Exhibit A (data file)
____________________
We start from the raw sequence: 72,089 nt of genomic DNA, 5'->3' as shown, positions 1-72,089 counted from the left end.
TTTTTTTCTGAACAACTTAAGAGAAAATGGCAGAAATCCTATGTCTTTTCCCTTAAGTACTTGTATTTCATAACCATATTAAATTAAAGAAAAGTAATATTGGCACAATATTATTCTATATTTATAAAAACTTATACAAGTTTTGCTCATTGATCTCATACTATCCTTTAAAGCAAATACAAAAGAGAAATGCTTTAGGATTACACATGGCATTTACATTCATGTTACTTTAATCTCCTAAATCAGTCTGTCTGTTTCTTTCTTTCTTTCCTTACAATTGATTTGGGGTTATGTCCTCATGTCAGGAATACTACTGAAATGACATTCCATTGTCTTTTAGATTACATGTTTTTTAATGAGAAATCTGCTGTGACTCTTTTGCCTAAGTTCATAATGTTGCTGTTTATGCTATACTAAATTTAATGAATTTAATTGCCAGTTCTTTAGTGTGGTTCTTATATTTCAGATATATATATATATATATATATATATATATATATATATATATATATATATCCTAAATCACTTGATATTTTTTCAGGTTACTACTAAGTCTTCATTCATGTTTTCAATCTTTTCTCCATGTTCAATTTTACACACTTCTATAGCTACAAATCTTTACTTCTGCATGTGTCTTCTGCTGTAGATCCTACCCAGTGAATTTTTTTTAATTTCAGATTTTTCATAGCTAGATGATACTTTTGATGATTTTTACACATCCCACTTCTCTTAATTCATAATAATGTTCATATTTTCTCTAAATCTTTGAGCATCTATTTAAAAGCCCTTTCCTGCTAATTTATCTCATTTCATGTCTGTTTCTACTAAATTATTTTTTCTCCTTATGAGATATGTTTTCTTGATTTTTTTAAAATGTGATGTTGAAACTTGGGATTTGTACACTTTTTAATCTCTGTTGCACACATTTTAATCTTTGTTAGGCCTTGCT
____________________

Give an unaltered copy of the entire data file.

We start from the raw sequence: 72,089 nt of genomic DNA, 5'->3' as shown, positions 1-72,089 counted from the left end.
TTTTTTTCTGAACAACTTAAGAGAAAATGGCAGAAATCCTATGTCTTTTCCCTTAAGTACTTGTATTTCATAACCATATTAAATTAAAGAAAAGTAATATTGGCACAATATTATTCTATATTTATAAAAACTTATACAAGTTTTGCTCATTGATCTCATACTATCCTTTAAAGCAAATACAAAAGAGAAATGCTTTAGGATTACACATGGCATTTACATTCATGTTACTTTAATCTCCTAAATCAGTCTGTCTGTTTCTTTCTTTCTTTCCTTACAATTGATTTGGGGTTATGTCCTCATGTCAGGAATACTACTGAAATGACATTCCATTGTCTTTTAGATTACATGTTTTTTAATGAGAAATCTGCTGTGACTCTTTTGCCTAAGTTCATAATGTTGCTGTTTATGCTATACTAAATTTAATGAATTTAATTGCCAGTTCTTTAGTGTGGTTCTTATATTTCAGATATATATATATATATATATATATATATATATATATATATATATATATATCCTAAATCACTTGATATTTTTTCAGGTTACTACTAAGTCTTCATTCATGTTTTCAATCTTTTCTCCATGTTCAATTTTACACACTTCTATAGCTACAAATCTTTACTTCTGCATGTGTCTTCTGCTGTAGATCCTACCCAGTGAATTTTTTTTAATTTCAGATTTTTCATAGCTAGATGATACTTTTGATGATTTTTACACATCCCACTTCTCTTAATTCATAATAATGTTCATATTTTCTCTAAATCTTTGAGCATCTATTTAAAAGCCCTTTCCTGCTAATTTATCTCATTTCATGTCTGTTTCTACTAAATTATTTTTTCTCCTTATGAGATATGTTTTCTTGATTTTTTTAAAATGTGATGTTGAAACTTGGGATTTGTACACTTTTTAATCTCTGTTGCACACATTTTAATCTTTGTTAGGCCTTGCT